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CURE-all: Large Scale Implementation of Authentic DNA Barcoding Research into First-Year Biology CurriculumLearning ObjectivesStudents will be able to: Week 1-4: Fundamentals of Science and Biology
- List the major processes involved in scientific discovery
- List the different types of scientific studies and which types can establish causation
- Design experiments with appropriate controls
- Create and evaluate phylogenetic trees
- Define taxonomy and phylogeny and explain their relationship to each other
- Explain DNA sequence divergence and how it applies to evolutionary relationships and DNA barcoding
- Define and measure biodiversity and explain its importance
- Catalog organisms using the morphospecies concept
- Geographically map organisms using smartphones and an online mapping program
- Calculate metrics of species diversity using spreadsheet software
- Use spreadsheet software to quantify and graph biodiversity at forest edges vs. interiors
- Write a formal lab report
- Extract, amplify, visualize and sequence DNA using standard molecular techniques (PCR, gel electrophoresis, Sanger sequencing)
- Explain how DNA extraction, PCR, gel electrophoresis, and Sanger sequencing work at the molecular level
- Trim and assemble raw DNA sequence data
- Taxonomically identify DNA sequences isolated from unknown organisms using BLAST
- Visualize sequence data relationships using sequence alignments and gene-based phylogenetic trees
- Map and report data in a publicly available online database
- Share data in a formal scientific poster
Using Synthetic Biology and pClone Red for Authentic Research on Promoter Function: Introductory Biology (identifying...Learning Objectives
- Describe how cells can produce proteins at the right time and correct amount.
- Diagram how a repressor works to reduce transcription.
- Diagram how an activator works to increase transcription.
- Identify a new promoter from literature and design a method to clone it and test its function.
- Successfully and safely manipulate DNA and Escherichia coli for ligation and transformation experiments.
- Design an experiment to verify a new promoter has been cloned into a destination vector.
- Design an experiment to measure the strength of a promoter.
- Analyze data showing reporter protein produced and use the data to assess promoter strength.
- Define type IIs restriction enzymes.
- Distinguish between type II and type IIs restriction enzymes.
- Explain how Golden Gate Assembly (GGA) works.
- Measure the relative strength of a promoter compared to a standard promoter.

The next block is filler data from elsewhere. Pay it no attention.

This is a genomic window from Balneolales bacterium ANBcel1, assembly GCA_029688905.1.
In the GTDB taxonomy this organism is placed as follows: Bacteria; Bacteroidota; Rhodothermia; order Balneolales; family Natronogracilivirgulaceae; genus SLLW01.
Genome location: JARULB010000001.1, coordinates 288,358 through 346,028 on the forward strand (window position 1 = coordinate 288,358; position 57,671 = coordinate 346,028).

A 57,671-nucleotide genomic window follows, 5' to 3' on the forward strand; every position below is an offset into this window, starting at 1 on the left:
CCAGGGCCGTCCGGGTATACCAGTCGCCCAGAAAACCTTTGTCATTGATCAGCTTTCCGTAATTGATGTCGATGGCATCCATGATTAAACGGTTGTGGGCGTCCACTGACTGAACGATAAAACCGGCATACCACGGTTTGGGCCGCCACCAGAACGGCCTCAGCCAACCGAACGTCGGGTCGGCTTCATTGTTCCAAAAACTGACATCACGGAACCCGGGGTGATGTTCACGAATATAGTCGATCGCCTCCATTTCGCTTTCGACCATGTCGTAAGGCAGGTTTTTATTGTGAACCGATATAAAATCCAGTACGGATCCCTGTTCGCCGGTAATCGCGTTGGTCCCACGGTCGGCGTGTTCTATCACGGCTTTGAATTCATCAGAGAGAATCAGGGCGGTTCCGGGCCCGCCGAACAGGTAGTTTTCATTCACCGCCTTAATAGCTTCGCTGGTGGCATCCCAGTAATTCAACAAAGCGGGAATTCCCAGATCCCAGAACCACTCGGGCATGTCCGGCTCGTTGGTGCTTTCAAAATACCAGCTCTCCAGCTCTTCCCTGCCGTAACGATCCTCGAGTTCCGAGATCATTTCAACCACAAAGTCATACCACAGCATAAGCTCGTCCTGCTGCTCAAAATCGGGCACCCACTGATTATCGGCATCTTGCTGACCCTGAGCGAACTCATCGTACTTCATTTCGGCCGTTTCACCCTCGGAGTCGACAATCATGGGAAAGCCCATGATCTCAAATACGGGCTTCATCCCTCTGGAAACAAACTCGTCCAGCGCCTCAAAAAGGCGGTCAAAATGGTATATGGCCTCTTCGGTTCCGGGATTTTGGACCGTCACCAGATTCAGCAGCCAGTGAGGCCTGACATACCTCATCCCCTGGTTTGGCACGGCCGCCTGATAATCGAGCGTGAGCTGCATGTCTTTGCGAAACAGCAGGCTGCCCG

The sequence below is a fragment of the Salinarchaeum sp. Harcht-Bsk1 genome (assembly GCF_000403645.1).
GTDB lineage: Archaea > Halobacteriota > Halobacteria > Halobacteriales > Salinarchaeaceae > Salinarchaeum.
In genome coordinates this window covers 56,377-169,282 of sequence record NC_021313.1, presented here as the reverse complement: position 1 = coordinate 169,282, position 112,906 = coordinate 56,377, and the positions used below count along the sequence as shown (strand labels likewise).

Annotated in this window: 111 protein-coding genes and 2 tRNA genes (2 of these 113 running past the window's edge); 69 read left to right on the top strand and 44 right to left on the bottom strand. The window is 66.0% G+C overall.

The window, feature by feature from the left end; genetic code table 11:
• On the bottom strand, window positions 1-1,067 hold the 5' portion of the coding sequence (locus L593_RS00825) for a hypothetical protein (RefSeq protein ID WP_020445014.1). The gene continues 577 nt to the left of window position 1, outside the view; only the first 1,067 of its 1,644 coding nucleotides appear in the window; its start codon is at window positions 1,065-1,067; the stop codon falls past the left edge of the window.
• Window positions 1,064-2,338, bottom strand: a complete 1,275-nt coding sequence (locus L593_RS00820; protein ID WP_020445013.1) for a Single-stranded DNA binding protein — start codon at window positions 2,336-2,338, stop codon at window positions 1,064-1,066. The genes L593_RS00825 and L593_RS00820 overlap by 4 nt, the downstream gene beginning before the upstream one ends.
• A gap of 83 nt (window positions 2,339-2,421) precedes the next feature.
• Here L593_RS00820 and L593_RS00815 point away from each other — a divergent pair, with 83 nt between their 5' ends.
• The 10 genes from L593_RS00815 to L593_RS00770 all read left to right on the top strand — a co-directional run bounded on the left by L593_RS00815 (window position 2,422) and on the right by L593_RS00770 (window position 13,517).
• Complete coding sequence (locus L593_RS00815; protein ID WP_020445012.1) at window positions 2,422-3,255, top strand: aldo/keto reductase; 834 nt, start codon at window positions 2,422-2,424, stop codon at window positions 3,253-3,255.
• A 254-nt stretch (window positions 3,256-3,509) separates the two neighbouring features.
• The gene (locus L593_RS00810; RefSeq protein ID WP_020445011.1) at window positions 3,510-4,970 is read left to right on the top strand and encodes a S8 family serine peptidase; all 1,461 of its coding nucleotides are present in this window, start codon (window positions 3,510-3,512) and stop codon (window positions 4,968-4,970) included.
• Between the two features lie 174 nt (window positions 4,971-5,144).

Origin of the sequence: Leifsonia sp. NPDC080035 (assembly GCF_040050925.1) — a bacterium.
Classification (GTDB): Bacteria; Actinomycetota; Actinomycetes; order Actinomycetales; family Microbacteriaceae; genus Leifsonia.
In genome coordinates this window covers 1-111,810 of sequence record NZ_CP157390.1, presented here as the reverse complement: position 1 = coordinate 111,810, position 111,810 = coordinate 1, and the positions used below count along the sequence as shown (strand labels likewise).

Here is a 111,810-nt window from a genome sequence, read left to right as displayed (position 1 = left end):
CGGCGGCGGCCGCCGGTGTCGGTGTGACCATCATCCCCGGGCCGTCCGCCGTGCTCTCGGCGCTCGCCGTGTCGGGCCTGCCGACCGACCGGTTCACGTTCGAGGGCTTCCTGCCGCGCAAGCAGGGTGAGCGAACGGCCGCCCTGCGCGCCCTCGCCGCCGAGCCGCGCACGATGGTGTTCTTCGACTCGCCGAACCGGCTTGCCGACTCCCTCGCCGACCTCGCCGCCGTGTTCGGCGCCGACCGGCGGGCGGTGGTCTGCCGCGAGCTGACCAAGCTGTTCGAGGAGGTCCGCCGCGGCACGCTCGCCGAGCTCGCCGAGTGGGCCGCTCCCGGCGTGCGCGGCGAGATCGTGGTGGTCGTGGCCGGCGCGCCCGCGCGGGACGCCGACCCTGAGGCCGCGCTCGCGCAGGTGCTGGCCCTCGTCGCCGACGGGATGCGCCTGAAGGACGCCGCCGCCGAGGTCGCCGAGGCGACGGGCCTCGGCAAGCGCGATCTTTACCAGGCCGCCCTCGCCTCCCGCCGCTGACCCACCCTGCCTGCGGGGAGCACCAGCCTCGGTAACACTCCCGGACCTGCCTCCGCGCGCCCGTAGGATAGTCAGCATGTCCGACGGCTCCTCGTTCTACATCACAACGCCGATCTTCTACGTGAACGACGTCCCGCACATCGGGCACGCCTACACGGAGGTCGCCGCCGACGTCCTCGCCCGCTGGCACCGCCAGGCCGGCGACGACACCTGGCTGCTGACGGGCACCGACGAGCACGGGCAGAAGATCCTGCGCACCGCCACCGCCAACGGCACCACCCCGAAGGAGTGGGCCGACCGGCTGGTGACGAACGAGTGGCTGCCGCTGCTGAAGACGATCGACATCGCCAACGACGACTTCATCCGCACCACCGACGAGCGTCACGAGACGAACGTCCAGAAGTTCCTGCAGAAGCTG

Antibiotic Resistance Genes Detection in Environmental SamplesLearning ObjectivesAfter completing this laboratory series, students will be able to:
- apply the scientific method in formulating a hypothesis, designing a controlled experiment using appropriate molecular biology techniques, and analyzing experimental results;
- conduct a molecular biology experiment and explain the principles behind methodologies, such as accurate use of micropipettes, PCR (polymerase chain reaction), and gel electrophoresis;
- determine the presence of antibiotic-resistance genes in environmental samples by analyzing PCR products using gel electrophoresis;
- explain mechanisms of microbial antibiotic resistance;
- contribute data to the Antibiotic Resistance Genes Network;
- define and apply key concepts of antibiotic resistance and gene identification via PCR fragment size.
Grow the Gradient: An interactive countercurrent multiplier gameLearning Objectives
- Students will be able to simulate the movement of water and sodium at each region of the loop of Henle.
- Students will be able to associate osmosis and active transport with movement of water/solutes at each region of the loop of Henle.
- Students will be able to model how the descending and ascending limbs of the loop of Henle maintain a concentration gradient within the medulla.
- Students will be able to predict the effects of altering normal water and salt movement out of the loop of Henle on the salt concentration of the medulla, urine concentration, and urine volume.
- Students will be able to predict the impact of the length of the loop of Henle on the magnitude of the concentration gradient within the medulla.
- Students will be able to predict the length of the loop of Henle in organisms from different habitats.
A simple way for students to visualize cellular respiration: adapting the board game MousetrapTM to model complexityLearning Objectives
- Students will be able to describe the three stages of cellular respiration.
- Students will be able to identify the reactants entering and the products formed during each stage of cellular respiration.
- Students will be able to explain how chemical energy in carbohydrates is transferred to ATP through the stages of cellular respiration.
- Students will be able to explain the effects of compartmentalization of cellular respiration reactions in different cellular spaces.
- Students will be able to predict biological outcomes when a specific stage(s) of cellular respiration is altered.